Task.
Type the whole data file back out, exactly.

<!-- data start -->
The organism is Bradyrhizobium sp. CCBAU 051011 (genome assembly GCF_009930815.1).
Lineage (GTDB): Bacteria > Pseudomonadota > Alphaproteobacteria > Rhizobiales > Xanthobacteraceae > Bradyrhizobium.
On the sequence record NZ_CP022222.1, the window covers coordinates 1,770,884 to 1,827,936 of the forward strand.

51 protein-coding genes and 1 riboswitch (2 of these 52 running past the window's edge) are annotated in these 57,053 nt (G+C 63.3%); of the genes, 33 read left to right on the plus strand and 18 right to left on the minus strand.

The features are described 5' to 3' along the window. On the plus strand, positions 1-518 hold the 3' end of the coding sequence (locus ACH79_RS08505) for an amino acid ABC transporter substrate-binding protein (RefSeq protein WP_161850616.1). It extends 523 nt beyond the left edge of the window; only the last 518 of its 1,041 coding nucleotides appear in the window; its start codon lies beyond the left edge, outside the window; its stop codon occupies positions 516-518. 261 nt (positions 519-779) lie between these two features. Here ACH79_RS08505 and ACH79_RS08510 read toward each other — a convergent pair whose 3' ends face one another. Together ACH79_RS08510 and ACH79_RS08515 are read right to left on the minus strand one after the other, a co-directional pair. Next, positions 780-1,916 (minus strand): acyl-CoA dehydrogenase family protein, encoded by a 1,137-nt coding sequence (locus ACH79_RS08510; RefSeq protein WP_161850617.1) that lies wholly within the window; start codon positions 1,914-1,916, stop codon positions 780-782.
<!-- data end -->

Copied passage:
The organism is Bradyrhizobium sp. CCBAU 051011 (genome assembly GCF_009930815.1).
Lineage (GTDB): Bacteria > Pseudomonadota > Alphaproteobacteria > Rhizobiales > Xanthobacteraceae > Bradyrhizobium.
On the sequence record NZ_CP022222.1, the window covers coordinates 1,770,884 to 1,827,936 of the forward strand.

51 protein-coding genes and 1 riboswitch (2 of these 52 running past the window's edge) are annotated in these 57,053 nt (G+C 63.3%); of the genes, 33 read left to right on the plus strand and 18 right to left on the minus strand.

The features are described 5' to 3' along the window. On the plus strand, positions 1-518 hold the 3' end of the coding sequence (locus ACH79_RS08505) for an amino acid ABC transporter substrate-binding protein (RefSeq protein WP_161850616.1). It extends 523 nt beyond the left edge of the window; only the last 518 of its 1,041 coding nucleotides appear in the window; its start codon lies beyond the left edge, outside the window; its stop codon occupies positions 516-518. 261 nt (positions 519-779) lie between these two features. Here ACH79_RS08505 and ACH79_RS08510 read toward each other — a convergent pair whose 3' ends face one another. Together ACH79_RS08510 and ACH79_RS08515 are read right to left on the minus strand one after the other, a co-directional pair. Next, positions 780-1,916 (minus strand): acyl-CoA dehydrogenase family protein, encoded by a 1,137-nt coding sequence (locus ACH79_RS08510; RefSeq protein WP_161850617.1) that lies wholly within the window; start codon positions 1,914-1,916, stop codon positions 780-782.